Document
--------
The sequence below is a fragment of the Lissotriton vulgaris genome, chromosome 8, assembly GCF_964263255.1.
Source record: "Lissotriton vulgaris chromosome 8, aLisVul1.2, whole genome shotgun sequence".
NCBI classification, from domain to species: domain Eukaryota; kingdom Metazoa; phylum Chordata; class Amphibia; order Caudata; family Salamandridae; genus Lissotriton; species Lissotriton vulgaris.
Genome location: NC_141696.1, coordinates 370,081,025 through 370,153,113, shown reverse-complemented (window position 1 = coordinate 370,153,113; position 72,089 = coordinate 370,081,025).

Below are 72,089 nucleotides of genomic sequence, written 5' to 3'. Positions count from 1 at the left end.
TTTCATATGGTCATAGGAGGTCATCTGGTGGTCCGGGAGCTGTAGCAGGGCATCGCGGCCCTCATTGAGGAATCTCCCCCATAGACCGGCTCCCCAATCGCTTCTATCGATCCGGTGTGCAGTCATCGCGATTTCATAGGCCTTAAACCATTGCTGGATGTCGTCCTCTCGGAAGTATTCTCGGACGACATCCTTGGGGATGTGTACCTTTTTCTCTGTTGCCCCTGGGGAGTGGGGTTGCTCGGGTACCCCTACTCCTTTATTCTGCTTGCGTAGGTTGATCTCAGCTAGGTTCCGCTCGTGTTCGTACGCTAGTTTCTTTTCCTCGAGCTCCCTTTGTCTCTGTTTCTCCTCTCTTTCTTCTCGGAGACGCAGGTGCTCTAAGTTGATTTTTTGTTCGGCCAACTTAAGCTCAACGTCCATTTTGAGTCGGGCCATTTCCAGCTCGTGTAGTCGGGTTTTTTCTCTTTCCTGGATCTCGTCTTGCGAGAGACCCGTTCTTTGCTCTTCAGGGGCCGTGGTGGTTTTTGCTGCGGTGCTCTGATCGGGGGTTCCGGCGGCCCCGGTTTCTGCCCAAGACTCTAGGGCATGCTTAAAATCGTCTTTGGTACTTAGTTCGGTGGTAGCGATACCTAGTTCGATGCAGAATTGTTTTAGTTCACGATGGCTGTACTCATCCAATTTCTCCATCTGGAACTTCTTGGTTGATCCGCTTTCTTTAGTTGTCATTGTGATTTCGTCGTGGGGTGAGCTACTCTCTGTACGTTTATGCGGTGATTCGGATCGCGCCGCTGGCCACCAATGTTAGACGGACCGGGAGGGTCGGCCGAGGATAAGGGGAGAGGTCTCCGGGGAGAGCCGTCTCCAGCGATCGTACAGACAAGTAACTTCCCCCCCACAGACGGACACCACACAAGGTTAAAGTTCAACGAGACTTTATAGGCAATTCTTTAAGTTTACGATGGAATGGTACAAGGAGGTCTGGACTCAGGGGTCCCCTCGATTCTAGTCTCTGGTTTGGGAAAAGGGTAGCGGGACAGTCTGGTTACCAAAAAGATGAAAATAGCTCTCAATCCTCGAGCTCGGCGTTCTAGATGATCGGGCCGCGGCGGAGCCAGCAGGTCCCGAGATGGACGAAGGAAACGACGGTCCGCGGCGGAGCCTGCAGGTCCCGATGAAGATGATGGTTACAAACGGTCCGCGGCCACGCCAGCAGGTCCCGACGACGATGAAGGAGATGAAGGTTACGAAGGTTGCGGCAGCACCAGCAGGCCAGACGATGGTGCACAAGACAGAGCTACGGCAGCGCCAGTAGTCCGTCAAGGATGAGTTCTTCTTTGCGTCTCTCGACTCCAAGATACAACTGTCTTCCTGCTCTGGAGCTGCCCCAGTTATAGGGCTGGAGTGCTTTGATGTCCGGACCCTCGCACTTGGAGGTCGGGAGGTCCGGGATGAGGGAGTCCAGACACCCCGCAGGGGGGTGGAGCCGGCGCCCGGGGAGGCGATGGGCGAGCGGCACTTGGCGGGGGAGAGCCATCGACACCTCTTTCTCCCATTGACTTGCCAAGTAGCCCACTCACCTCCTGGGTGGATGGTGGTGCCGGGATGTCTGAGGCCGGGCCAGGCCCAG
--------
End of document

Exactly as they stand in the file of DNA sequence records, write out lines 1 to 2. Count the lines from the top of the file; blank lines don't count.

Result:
The sequence below is a fragment of the Lissotriton vulgaris genome, chromosome 8, assembly GCF_964263255.1.
Source record: "Lissotriton vulgaris chromosome 8, aLisVul1.2, whole genome shotgun sequence".